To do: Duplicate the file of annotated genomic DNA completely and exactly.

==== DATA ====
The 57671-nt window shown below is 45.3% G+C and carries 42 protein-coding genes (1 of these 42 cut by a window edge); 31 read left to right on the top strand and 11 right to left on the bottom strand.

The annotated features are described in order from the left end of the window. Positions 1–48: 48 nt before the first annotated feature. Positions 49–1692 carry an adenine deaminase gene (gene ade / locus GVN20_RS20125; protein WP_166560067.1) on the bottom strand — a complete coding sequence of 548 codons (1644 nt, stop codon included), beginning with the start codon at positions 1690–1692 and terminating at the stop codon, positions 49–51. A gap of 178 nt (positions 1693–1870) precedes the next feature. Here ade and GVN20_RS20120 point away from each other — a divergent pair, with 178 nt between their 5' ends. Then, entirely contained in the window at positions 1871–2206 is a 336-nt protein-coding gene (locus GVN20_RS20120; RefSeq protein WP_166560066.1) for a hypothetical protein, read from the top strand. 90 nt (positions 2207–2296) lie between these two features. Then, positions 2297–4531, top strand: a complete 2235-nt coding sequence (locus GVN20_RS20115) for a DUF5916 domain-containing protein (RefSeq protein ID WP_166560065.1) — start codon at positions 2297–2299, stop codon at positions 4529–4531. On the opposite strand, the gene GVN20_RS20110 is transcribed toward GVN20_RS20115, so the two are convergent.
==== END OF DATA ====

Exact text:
The 57671-nt window shown below is 45.3% G+C and carries 42 protein-coding genes (1 of these 42 cut by a window edge); 31 read left to right on the top strand and 11 right to left on the bottom strand.

The annotated features are described in order from the left end of the window. Positions 1–48: 48 nt before the first annotated feature. Positions 49–1692 carry an adenine deaminase gene (gene ade / locus GVN20_RS20125; protein WP_166560067.1) on the bottom strand — a complete coding sequence of 548 codons (1644 nt, stop codon included), beginning with the start codon at positions 1690–1692 and terminating at the stop codon, positions 49–51. A gap of 178 nt (positions 1693–1870) precedes the next feature. Here ade and GVN20_RS20120 point away from each other — a divergent pair, with 178 nt between their 5' ends. Then, entirely contained in the window at positions 1871–2206 is a 336-nt protein-coding gene (locus GVN20_RS20120; RefSeq protein WP_166560066.1) for a hypothetical protein, read from the top strand. 90 nt (positions 2207–2296) lie between these two features. Then, positions 2297–4531, top strand: a complete 2235-nt coding sequence (locus GVN20_RS20115) for a DUF5916 domain-containing protein (RefSeq protein ID WP_166560065.1) — start codon at positions 2297–2299, stop codon at positions 4529–4531. On the opposite strand, the gene GVN20_RS20110 is transcribed toward GVN20_RS20115, so the two are convergent.